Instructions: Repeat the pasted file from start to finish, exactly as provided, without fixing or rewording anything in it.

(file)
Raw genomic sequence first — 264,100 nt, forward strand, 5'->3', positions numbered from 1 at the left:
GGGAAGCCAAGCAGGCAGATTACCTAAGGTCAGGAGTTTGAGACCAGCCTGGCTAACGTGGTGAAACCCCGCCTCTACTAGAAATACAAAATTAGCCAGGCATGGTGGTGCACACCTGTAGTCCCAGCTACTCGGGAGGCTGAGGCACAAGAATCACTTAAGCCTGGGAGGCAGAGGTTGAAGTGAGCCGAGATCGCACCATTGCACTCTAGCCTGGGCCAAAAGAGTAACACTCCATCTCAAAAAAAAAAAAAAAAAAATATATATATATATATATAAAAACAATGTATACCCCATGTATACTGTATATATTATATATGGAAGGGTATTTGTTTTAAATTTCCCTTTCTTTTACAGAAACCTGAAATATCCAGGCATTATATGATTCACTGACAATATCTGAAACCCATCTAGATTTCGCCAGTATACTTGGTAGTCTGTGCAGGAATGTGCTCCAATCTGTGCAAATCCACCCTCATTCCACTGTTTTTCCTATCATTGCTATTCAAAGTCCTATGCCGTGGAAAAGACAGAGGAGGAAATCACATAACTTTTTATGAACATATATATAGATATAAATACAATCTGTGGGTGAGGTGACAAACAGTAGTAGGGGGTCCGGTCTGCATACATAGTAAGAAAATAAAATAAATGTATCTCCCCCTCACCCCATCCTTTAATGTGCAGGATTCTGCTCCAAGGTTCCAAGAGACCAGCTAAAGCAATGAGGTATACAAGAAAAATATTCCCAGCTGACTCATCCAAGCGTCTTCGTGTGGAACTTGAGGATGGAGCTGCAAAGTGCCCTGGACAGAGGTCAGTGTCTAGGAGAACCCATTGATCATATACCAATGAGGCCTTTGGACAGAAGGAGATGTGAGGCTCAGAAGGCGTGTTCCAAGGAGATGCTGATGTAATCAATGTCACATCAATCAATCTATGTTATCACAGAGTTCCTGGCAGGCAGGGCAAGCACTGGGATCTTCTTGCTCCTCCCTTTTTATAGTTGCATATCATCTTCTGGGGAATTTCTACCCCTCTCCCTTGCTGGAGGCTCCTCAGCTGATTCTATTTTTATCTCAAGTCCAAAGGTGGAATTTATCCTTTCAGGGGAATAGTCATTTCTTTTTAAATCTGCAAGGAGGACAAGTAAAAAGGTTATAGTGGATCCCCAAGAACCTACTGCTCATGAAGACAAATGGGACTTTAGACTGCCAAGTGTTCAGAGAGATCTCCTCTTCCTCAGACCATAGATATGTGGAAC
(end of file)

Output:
Raw genomic sequence first — 264,100 nt, forward strand, 5'->3', positions numbered from 1 at the left:
GGGAAGCCAAGCAGGCAGATTACCTAAGGTCAGGAGTTTGAGACCAGCCTGGCTAACGTGGTGAAACCCCGCCTCTACTAGAAATACAAAATTAGCCAGGCATGGTGGTGCACACCTGTAGTCCCAGCTACTCGGGAGGCTGAGGCACAAGAATCACTTAAGCCTGGGAGGCAGAGGTTGAAGTGAGCCGAGATCGCACCATTGCACTCTAGCCTGGGCCAAAAGAGTAACACTCCATCTCAAAAAAAAAAAAAAAAAAATATATATATATATATATAAAAACAATGTATACCCCATGTATACTGTATATATTATATATGGAAGGGTATTTGTTTTAAATTTCCCTTTCTTTTACAGAAACCTGAAATATCCAGGCATTATATGATTCACTGACAATATCTGAAACCCATCTAGATTTCGCCAGTATACTTGGTAGTCTGTGCAGGAATGTGCTCCAATCTGTGCAAATCCACCCTCATTCCACTGTTTTTCCTATCATTGCTATTCAAAGTCCTATGCCGTGGAAAAGACAGAGGAGGAAATCACATAACTTTTTATGAACATATATATAGATATAAATACAATCTGTGGGTGAGGTGACAAACAGTAGTAGGGGGTCCGGTCTGCATACATAGTAAGAAAATAAAATAAATGTATCTCCCCCTCACCCCATCCTTTAATGTGCAGGATTCTGCTCCAAGGTTCCAAGAGACCAGCTAAAGCAATGAGGTATACAAGAAAAATATTCCCAGCTGACTCATCCAAGCGTCTTCGTGTGGAACTTGAGGATGGAGCTGCAAAGTGCCCTGGACAGAGGTCAGTGTCTAGGAGAACCCATTGATCATATACCAATGAGGCCTTTGGACAGAAGGAGATGTGAGGCTCAGAAGGCGTGTTCCAAGGAGATGCTGATGTAATCAATGTCACATCAATCAATCTATGTTATCACAGAGTTCCTGGCAGGCAGGGCAAGCACTGGGATCTTCTTGCTCCTCCCTTTTTATAGTTGCATATCATCTTCTGGGGAATTTCTACCCCTCTCCCTTGCTGGAGGCTCCTCAGCTGATTCTATTTTTATCTCAAGTCCAAAGGTGGAATTTATCCTTTCAGGGGAATAGTCATTTCTTTTTAAATCTGCAAGGAGGACAAGTAAAAAGGTTATAGTGGATCCCCAAGAACCTACTGCTCATGAAGACAAATGGGACTTTAGACTGCCAAGTGTTCAGAGAGATCTCCTCTTCCTCAGACCATAGATATGTGGAAC